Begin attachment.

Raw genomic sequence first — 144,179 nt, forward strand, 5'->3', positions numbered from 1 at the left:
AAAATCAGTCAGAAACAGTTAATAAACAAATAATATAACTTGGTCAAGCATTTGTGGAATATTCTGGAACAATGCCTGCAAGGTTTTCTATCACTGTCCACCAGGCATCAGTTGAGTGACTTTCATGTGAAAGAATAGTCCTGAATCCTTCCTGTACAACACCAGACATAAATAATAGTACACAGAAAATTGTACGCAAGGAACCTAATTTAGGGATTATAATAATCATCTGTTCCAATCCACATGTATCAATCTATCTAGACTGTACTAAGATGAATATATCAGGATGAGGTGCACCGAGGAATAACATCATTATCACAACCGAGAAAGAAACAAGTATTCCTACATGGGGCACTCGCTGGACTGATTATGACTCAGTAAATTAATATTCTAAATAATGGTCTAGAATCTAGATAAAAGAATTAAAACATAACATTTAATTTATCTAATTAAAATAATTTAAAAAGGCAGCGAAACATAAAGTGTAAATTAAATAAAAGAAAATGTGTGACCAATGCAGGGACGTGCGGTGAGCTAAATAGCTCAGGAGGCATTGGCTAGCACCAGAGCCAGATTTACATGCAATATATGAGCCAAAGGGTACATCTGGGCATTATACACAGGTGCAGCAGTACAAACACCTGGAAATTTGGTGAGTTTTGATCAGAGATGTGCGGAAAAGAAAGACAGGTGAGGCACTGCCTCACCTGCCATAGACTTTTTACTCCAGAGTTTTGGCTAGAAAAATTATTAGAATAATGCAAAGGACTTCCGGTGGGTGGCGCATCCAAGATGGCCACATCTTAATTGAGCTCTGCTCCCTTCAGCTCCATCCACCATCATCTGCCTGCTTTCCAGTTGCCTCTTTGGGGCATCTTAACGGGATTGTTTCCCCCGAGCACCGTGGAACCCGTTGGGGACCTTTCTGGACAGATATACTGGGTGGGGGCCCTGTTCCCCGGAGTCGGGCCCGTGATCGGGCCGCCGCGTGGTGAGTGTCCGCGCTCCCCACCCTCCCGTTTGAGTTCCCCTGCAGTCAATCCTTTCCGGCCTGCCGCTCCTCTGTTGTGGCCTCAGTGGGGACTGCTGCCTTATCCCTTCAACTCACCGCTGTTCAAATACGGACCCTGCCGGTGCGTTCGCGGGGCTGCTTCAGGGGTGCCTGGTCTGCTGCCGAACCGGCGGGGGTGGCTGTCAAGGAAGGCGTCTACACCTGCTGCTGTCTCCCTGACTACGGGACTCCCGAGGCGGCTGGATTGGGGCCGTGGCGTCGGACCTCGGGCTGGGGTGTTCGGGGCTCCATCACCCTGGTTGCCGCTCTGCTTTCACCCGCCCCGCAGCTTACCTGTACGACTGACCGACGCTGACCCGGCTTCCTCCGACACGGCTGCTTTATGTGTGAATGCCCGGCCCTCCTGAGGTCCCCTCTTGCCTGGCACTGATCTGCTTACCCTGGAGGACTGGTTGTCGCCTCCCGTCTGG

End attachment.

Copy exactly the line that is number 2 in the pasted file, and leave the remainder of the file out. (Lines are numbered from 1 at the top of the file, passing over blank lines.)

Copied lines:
AAAATCAGTCAGAAACAGTTAATAAACAAATAATATAACTTGGTCAAGCATTTGTGGAATATTCTGGAACAATGCCTGCAAGGTTTTCTATCACTGTCCACCAGGCATCAGTTGAGTGACTTTCATGTGAAAGAATAGTCCTGAATCCTTCCTGTACAACACCAGACATAAATAATAGTACACAGAAAATTGTACGCAAGGAACCTAATTTAGGGATTATAATAATCATCTGTTCCAATCCACATGTATCAATCTATCTAGACTGTACTAAGATGAATATATCAGGATGAGGTGCACCGAGGAATAACATCATTATCACAACCGAGAAAGAAACAAGTATTCCTACATGGGGCACTCGCTGGACTGATTATGACTCAGTAAATTAATATTCTAAATAATGGTCTAGAATCTAGATAAAAGAATTAAAACATAACATTTAATTTATCTAATTAAAATAATTTAAAAAGGCAGCGAAACATAAAGTGTAAATTAAATAAAAGAAAATGTGTGACCAATGCAGGGACGTGCGGTGAGCTAAATAGCTCAGGAGGCATTGGCTAGCACCAGAGCCAGATTTACATGCAATATATGAGCCAAAGGGTACATCTGGGCATTATACACAGGTGCAGCAGTACAAACACCTGGAAATTTGGTGAGTTTTGATCAGAGATGTGCGGAAAAGAAAGACAGGTGAGGCACTGCCTCACCTGCCATAGACTTTTTACTCCAGAGTTTTGGCTAGAAAAATTATTAGAATAATGCAAAGGACTTCCGGTGGGTGGCGCATCCAAGATGGCCACATCTTAATTGAGCTCTGCTCCCTTCAGCTCCATCCACCATCATCTGCCTGCTTTCCAGTTGCCTCTTTGGGGCATCTTAACGGGATTGTTTCCCCCGAGCACCGTGGAACCCGTTGGGGACCTTTCTGGACAGATATACTGGGTGGGGGCCCTGTTCCCCGGAGTCGGGCCCGTGATCGGGCCGCCGCGTGGTGAGTGTCCGCGCTCCCCACCCTCCCGTTTGAGTTCCCCTGCAGTCAATCCTTTCCGGCCTGCCGCTCCTCTGTTGTGGCCTCAGTGGGGACTGCTGCCTTATCCCTTCAACTCACCGCTGTTCAAATACGGACCCTGCCGGTGCGTTCGCGGGGCTGCTTCAGGGGTGCCTGGTCTGCTGCCGAACCGGCGGGGGTGGCTGTCAAGGAAGGCGTCTACACCTGCTGCTGTCTCCCTGACTACGGGACTCCCGAGGCGGCTGGATTGGGGCCGTGGCGTCGGACCTCGGGCTGGGGTGTTCGGGGCTCCATCACCCTGGTTGCCGCTCTGCTTTCACCCGCCCCGCAGCTTACCTGTACGACTGACCGACGCTGACCCGGCTTCCTCCGACACGGCTGCTTTATGTGTGAATGCCCGGCCCTCCTGAGGTCCCCTCTTGCCTGGCACTGATCTGCTTACCCTGGAGGACTGGTTGTCGCCTCCCGTCTGG